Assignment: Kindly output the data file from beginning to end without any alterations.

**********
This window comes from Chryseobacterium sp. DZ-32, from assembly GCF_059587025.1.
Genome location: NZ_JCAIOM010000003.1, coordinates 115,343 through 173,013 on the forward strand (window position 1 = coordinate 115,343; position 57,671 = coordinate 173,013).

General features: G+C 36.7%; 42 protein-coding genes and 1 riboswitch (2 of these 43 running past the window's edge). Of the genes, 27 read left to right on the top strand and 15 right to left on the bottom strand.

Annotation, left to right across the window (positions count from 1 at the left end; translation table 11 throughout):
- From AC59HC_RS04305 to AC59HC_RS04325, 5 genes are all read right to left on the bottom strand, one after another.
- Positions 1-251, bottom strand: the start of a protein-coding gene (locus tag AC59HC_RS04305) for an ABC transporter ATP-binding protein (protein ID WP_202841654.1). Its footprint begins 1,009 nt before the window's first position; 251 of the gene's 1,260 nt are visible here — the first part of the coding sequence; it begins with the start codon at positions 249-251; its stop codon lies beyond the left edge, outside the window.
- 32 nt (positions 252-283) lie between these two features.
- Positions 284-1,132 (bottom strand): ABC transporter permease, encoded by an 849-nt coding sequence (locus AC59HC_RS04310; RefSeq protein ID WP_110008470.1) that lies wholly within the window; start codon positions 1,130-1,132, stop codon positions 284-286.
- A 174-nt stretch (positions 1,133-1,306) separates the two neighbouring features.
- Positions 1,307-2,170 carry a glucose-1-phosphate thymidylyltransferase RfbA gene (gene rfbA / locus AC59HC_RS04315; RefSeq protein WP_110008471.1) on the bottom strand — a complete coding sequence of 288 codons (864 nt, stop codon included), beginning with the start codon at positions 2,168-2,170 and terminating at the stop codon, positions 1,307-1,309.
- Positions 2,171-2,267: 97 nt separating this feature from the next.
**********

This window comes from Chryseobacterium sp. DZ-32, from assembly GCF_059587025.1.
Genome location: NZ_JCAIOM010000003.1, coordinates 115,343 through 173,013 on the forward strand (window position 1 = coordinate 115,343; position 57,671 = coordinate 173,013).

General features: G+C 36.7%; 42 protein-coding genes and 1 riboswitch (2 of these 43 running past the window's edge). Of the genes, 27 read left to right on the top strand and 15 right to left on the bottom strand.

Annotation, left to right across the window (positions count from 1 at the left end; translation table 11 throughout):
- From AC59HC_RS04305 to AC59HC_RS04325, 5 genes are all read right to left on the bottom strand, one after another.
- Positions 1-251, bottom strand: the start of a protein-coding gene (locus tag AC59HC_RS04305) for an ABC transporter ATP-binding protein (protein ID WP_202841654.1). Its footprint begins 1,009 nt before the window's first position; 251 of the gene's 1,260 nt are visible here — the first part of the coding sequence; it begins with the start codon at positions 249-251; its stop codon lies beyond the left edge, outside the window.
- 32 nt (positions 252-283) lie between these two features.
- Positions 284-1,132 (bottom strand): ABC transporter permease, encoded by an 849-nt coding sequence (locus AC59HC_RS04310; RefSeq protein ID WP_110008470.1) that lies wholly within the window; start codon positions 1,130-1,132, stop codon positions 284-286.
- A 174-nt stretch (positions 1,133-1,306) separates the two neighbouring features.
- Positions 1,307-2,170 carry a glucose-1-phosphate thymidylyltransferase RfbA gene (gene rfbA / locus AC59HC_RS04315; RefSeq protein WP_110008471.1) on the bottom strand — a complete coding sequence of 288 codons (864 nt, stop codon included), beginning with the start codon at positions 2,168-2,170 and terminating at the stop codon, positions 1,307-1,309.
- Positions 2,171-2,267: 97 nt separating this feature from the next.